There is no question that the Menorca conference and a resulting publication and declaration or statement were all good in principle for archaeological heritage management, but does this volume succeed in being what Springer’s website says is: ‘a new, original source presenting model strategies … to improve the consideration and treatment of the most outstanding valued sites considered by UNESCO’? I wish it had included more papers, but it is definitely a good start. For me its most valuable dimension, to bounce off the title, is that the work very usefully extends the scope of discussion beyond the ‘usual suspects’, geographically-and linguistically-speaking, to include a variety of insightful perspectives and approaches to what are at root common problems for archaeological heritage practitioners right around the world. It is good to know that one is not alone

when grappling with problem x or y, not out of some sort of personal or professional schadenfreude, but because one gains moral and practical support from people thinking up and bringing to fruition clever ways to approach this or that issue. It can be very wearing to be reminded of the Sisyphean task we all face in managing archaeological heritage, pushing one set of solutions to the top of the pile only to have to start again when a new or recurring set of problems rolls back down towards us. Yet I am always energised by efforts such as the volume in focus here, because they show that the attempt is always worth the effort, despite our never-ending difficulties. As Camus (1955) concluded in the The Myth of Sisyphus, ‘The struggle itself towards the heights is enough to fill a man’s heart’.


Camus, A. 1955 The Myth of Sisyphus. Translated by Justin O’Brien. London: Hamish Hamilton.

Tourtellot, J. 2012 Archaeologists Blast Hasty World Heritage Listings. Retrieved 25 November 2014 from <http://voices.>.



1 For the record, I am a member of ICOMOS and Secretary- General of ICAHM. I was on the conference Scientific Committee (as I am for the 2015 meeting) and presented a paper in Menorca, but I am not directly involved with the SpringerBriefs in Archaeology project or its ICAHM Archaeological Heritage Management series.

Review of ‘The Death of Prehistory’ edited by Peter Schmidt and Stephen Mrozowski

Death of prehistory cover‘The Death of Prehistory’ edited by Peter Schmidt and Stephen Mrozowski. 2013. Oxford University Press, Oxford, 377 pp. ISBN 978 0 19 968459 5 (hbk).

Reviewed by John Giblin

The British Museum, Great Russell Street, London WC1B 3DG, United Kingdom <>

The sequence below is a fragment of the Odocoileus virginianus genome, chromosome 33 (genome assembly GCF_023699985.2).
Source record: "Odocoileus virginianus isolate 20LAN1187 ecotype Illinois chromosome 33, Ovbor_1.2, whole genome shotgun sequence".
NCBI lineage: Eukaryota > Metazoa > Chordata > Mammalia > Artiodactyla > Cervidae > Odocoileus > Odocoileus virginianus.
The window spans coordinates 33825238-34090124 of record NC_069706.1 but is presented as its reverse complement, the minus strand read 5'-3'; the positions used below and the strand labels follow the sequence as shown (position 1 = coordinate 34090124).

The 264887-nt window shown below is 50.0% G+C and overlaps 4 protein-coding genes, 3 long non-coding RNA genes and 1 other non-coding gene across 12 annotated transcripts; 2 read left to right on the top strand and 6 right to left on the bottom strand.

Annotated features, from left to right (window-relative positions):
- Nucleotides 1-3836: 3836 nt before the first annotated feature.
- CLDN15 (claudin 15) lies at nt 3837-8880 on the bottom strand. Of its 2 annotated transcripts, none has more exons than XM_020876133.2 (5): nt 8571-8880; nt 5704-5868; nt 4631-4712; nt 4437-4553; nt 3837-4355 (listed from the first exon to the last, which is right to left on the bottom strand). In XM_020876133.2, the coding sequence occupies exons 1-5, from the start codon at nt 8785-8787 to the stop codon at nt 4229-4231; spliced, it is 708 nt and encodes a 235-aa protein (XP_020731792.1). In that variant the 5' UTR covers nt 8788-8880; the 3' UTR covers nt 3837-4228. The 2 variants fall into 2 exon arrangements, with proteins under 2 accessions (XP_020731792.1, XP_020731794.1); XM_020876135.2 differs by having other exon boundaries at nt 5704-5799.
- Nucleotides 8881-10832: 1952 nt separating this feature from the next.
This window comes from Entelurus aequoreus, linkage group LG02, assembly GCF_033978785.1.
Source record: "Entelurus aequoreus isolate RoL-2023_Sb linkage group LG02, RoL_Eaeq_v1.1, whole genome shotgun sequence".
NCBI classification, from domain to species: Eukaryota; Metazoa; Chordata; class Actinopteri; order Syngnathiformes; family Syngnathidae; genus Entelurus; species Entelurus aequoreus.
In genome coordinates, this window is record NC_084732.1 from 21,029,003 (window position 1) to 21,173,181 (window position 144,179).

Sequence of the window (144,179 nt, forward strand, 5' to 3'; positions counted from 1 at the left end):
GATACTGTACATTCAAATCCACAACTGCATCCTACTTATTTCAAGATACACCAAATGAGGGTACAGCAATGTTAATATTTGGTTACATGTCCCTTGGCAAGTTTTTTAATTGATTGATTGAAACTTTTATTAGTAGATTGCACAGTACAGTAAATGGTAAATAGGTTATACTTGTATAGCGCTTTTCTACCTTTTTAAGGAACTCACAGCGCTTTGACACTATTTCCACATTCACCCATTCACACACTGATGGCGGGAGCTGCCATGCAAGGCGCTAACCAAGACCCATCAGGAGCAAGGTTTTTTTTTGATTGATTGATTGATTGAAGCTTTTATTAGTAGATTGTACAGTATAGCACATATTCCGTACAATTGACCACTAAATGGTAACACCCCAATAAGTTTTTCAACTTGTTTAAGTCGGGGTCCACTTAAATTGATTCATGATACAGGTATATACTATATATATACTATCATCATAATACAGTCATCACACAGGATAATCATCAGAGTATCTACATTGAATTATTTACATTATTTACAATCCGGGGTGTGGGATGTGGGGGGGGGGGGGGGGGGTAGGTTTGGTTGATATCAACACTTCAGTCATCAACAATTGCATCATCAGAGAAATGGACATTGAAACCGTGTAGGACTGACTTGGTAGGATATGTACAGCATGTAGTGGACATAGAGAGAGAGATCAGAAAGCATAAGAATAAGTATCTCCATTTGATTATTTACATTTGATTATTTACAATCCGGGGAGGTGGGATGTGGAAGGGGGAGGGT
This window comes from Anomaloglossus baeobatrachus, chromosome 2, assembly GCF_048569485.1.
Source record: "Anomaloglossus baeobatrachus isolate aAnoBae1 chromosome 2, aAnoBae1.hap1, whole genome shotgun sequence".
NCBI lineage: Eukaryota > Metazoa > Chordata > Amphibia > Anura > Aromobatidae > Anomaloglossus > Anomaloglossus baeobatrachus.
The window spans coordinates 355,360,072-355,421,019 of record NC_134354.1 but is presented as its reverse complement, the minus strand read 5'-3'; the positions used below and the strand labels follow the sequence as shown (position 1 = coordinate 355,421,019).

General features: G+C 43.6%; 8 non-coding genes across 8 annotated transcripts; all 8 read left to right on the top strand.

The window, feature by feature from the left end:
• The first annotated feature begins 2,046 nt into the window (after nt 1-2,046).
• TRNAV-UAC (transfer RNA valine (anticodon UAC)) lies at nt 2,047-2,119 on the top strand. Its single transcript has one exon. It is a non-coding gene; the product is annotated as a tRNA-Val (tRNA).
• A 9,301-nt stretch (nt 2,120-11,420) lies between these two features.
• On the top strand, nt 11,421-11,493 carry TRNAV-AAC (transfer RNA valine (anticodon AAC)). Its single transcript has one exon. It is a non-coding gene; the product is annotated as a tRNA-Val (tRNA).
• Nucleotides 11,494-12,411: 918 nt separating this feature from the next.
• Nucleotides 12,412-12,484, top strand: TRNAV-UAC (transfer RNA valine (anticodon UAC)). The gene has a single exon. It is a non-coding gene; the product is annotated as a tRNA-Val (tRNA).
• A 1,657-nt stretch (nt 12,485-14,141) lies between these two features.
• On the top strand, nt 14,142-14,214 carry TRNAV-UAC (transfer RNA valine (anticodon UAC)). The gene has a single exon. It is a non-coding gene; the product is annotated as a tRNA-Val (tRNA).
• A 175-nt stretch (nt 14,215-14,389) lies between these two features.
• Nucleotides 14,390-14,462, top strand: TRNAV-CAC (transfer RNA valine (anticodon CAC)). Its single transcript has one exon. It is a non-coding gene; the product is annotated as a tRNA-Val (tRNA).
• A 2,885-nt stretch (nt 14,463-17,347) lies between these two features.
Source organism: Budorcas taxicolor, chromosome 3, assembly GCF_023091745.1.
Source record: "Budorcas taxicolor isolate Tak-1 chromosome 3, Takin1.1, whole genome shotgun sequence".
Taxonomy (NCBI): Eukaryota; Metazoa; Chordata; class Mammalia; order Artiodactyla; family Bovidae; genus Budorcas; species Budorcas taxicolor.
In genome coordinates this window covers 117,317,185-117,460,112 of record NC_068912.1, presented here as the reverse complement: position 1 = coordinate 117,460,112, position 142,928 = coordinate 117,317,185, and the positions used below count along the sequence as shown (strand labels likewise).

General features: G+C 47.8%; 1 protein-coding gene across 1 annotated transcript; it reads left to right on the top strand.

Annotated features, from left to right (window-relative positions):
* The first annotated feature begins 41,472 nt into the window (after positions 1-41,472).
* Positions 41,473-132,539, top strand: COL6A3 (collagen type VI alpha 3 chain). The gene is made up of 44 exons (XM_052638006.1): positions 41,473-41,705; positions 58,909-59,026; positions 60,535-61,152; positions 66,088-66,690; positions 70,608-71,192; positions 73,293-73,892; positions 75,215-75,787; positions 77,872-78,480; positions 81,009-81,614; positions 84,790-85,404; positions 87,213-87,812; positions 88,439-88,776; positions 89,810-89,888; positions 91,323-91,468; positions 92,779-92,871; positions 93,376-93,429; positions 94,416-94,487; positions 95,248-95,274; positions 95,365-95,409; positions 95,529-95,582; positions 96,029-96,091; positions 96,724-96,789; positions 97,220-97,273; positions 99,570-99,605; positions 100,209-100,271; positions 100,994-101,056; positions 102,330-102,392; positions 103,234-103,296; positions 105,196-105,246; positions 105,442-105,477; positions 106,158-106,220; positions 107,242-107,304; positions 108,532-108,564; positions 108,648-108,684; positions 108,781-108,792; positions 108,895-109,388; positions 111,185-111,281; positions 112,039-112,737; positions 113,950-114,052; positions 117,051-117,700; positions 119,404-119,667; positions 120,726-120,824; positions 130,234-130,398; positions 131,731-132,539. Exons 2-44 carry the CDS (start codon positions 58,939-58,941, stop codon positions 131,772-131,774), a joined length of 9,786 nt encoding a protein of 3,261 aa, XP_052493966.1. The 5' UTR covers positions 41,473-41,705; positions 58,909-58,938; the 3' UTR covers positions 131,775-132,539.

Schmidt and Mrozowski’s edited volume, The Death of Prehistory, traces the rise and fall of the concept of prehistory and, in so doing, outlines the many ways in which it has problematically bolstered an untenable sense of Western superiority and obscured the deep and complex histories of non- Western peoples. Importantly, in addition, through a collection of case studies, the volume offers practical ways in which post-colonial archaeologies can deconstruct and move beyond the prehistory/history divide.

The volume is based on papers that were presented at the 2010 Society for Historical Archaeology Annual Meeting, Amelia Island, Florida, in the session ‘Prehistory as History or the End of Prehistory: Deep-Time Non-Western Histories and Issues of Representation—Their Implications for ‘Prehistory’’, which was organised by the Editors, Peter Schmidt and Stephen Mrozowski.

Following the Editors’ introduction, the volume is separated into three parts, ‘Part I: Histories of Prehistory’, ‘Part II: Perspectives Arising out of Africa and India’, and ‘Part III: Perspectives Arising out of the Americas’. Unfortunately, despite the advertisement that the book contains 14 essays by ‘notable archaeologists of the Americas, Africa, Europe and Asia’, which suggests a broad geographical spread, the volume is heavily weighted toward the Americas (six case study chapters), with Africa (three eastern African case study chapters) and Asia (one India case study chapter) receiving much less attention, and Europe none at all. Furthermore, with direct relevance for this journal, it is surprising that the Editors do not include specific chapters about issues of prehistory in Australia and New Zealand.